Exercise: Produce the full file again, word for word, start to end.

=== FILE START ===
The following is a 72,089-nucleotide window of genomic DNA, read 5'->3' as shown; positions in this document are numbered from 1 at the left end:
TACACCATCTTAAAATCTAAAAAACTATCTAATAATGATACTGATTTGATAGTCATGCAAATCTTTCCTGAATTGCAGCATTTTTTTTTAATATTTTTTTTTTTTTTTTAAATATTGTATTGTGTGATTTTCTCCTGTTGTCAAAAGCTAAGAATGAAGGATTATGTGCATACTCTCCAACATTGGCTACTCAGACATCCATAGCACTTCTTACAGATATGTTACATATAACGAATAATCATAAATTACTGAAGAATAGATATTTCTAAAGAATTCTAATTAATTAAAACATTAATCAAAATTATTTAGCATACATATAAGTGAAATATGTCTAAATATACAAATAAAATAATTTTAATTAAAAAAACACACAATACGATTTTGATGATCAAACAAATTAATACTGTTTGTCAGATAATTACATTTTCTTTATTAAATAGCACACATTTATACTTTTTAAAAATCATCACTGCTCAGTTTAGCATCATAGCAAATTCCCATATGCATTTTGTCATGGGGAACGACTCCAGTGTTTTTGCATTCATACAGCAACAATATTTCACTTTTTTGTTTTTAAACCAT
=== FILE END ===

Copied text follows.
The following is a 72,089-nucleotide window of genomic DNA, read 5'->3' as shown; positions in this document are numbered from 1 at the left end:
TACACCATCTTAAAATCTAAAAAACTATCTAATAATGATACTGATTTGATAGTCATGCAAATCTTTCCTGAATTGCAGCATTTTTTTTTAATATTTTTTTTTTTTTTTTAAATATTGTATTGTGTGATTTTCTCCTGTTGTCAAAAGCTAAGAATGAAGGATTATGTGCATACTCTCCAACATTGGCTACTCAGACATCCATAGCACTTCTTACAGATATGTTACATATAACGAATAATCATAAATTACTGAAGAATAGATATTTCTAAAGAATTCTAATTAATTAAAACATTAATCAAAATTATTTAGCATACATATAAGTGAAATATGTCTAAATATACAAATAAAATAATTTTAATTAAAAAAACACACAATACGATTTTGATGATCAAACAAATTAATACTGTTTGTCAGATAATTACATTTTCTTTATTAAATAGCACACATTTATACTTTTTAAAAATCATCACTGCTCAGTTTAGCATCATAGCAAATTCCCATATGCATTTTGTCATGGGGAACGACTCCAGTGTTTTTGCATTCATACAGCAACAATATTTCACTTTTTTGTTTTTAAACCAT